Wednesday, 1 October 2008

Johanna (Came and) Went

Tons of reasons that if somebody asks me "Have you listened to this band?" or Do you like "David "can't" Cook? Answer is surely NO. Maybe I'd be polite for a second and answer them "Not Exactly" or give them a wrong answer like. "Is he from Depeche Mode?"

Anyway, there's no room for pre-packaged or commecially released music in my sub-conscious. I just came and went. Here's what's playing in my cranium. I'm trying hard to get it. It's torture but worth it.

Johanna Went is a US-American performance artist who primarily works in the Los Angeles area.
She started her career in the late 1970s as musician in the punk scene. Music is still an important element of her shows. She has often worked with musician Mark Wheaton, whose fast, rhythmic music beats provide the background noise in several of her performances. Further predominant elements of Went's shows are the use of elaborate costumes, which Went herself creates from various found objects, and the use of artificial blood. The latter played an especially important role in her early work. Went's performances are not strictly text-based. She typically works based on a sketch that determines the rough sequence of actions, but leaves much room for improvisation. Went rarely uses language in her shows as means of communication. She rather sings, screams, whines and murmurs, thus rendering large parts of the spoken words incomprehensible.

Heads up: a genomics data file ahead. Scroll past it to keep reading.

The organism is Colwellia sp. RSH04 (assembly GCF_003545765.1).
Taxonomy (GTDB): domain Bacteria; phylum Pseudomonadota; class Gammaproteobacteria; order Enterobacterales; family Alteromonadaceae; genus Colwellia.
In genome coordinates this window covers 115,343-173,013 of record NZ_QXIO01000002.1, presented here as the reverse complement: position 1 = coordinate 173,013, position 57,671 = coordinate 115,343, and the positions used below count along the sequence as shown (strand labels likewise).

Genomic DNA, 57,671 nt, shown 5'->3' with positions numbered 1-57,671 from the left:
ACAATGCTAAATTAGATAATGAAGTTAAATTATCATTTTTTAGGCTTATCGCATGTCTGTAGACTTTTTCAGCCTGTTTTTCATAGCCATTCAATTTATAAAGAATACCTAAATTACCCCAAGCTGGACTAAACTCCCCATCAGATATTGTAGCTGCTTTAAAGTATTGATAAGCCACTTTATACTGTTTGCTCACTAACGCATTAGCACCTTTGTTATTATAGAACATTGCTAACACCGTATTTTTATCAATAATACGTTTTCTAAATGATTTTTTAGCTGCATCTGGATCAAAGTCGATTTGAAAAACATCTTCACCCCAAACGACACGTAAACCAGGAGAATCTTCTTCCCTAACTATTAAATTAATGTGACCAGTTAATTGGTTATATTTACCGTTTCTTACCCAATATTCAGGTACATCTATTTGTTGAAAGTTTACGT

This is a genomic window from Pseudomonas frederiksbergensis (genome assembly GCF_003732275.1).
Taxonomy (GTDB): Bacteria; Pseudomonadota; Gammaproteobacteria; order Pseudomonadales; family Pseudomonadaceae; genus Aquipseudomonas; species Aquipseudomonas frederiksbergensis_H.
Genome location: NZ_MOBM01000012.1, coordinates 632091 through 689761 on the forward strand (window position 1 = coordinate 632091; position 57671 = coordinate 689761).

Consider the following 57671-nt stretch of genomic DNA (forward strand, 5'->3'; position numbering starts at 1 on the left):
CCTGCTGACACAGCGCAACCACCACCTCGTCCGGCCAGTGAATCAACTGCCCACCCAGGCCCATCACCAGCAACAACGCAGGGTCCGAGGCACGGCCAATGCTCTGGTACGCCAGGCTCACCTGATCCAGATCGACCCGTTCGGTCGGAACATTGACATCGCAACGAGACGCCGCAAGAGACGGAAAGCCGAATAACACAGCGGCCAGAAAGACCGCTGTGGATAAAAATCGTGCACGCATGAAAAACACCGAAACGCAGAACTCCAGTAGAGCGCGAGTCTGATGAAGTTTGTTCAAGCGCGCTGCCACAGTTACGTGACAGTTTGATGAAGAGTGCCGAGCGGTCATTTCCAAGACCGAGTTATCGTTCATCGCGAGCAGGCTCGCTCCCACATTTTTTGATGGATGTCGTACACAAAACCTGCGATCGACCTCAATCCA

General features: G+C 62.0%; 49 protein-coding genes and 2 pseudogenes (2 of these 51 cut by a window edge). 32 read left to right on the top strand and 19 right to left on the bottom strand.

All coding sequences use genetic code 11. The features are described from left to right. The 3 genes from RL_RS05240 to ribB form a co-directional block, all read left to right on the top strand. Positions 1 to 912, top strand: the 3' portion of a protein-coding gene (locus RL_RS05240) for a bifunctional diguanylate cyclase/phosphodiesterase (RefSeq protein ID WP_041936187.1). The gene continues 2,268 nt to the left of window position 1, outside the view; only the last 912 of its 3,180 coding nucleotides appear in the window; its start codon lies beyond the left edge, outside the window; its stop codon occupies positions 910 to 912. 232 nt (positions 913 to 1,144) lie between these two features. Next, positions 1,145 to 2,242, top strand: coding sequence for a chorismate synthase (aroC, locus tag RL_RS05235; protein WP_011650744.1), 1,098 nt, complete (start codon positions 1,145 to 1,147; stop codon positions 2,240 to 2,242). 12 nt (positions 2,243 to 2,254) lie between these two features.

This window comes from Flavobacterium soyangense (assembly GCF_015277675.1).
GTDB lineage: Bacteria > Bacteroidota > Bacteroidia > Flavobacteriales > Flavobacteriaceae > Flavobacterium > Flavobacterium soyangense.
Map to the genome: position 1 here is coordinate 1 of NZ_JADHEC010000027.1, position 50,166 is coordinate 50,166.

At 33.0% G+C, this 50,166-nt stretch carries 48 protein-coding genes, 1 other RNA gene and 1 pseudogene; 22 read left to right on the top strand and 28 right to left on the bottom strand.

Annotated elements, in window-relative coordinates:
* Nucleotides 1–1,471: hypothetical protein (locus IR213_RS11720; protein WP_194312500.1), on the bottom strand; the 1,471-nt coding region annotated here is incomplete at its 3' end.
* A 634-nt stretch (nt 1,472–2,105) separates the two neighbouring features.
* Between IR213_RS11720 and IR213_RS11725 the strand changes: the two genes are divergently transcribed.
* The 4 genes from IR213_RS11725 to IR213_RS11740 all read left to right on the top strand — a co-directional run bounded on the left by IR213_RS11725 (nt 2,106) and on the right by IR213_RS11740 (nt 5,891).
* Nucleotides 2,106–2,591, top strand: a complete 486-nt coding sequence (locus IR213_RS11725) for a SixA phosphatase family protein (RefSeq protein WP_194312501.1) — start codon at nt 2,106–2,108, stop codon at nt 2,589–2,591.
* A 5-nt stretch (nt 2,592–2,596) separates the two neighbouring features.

In a typical show Went goes through several costume changes, dances, jumps around, sings, plays with often very big props that she frequently tears apart and tosses into the auditorium. Several of her shows culminate in the pouring of artificial blood over her own body, costumes and props. Went's performances thus could be said to foreground the aesthetic quality of fast, spontaneous bodily movement and the material quality of voice and words. The creation of a certain dynamic or energy on stage as well as a certain formalist concern with the quality of colors and material take priority over conveying any particular message.
Critics have frequently characterized Went's shows as "chaotic", "wild" or "shocking". Her work is often seen in context of other women artists of the 1980s whose performances are regarded as daring and transgressive, such as
Karen Finley, Lydia Lunch, Diamanda Galas or Dancenoise.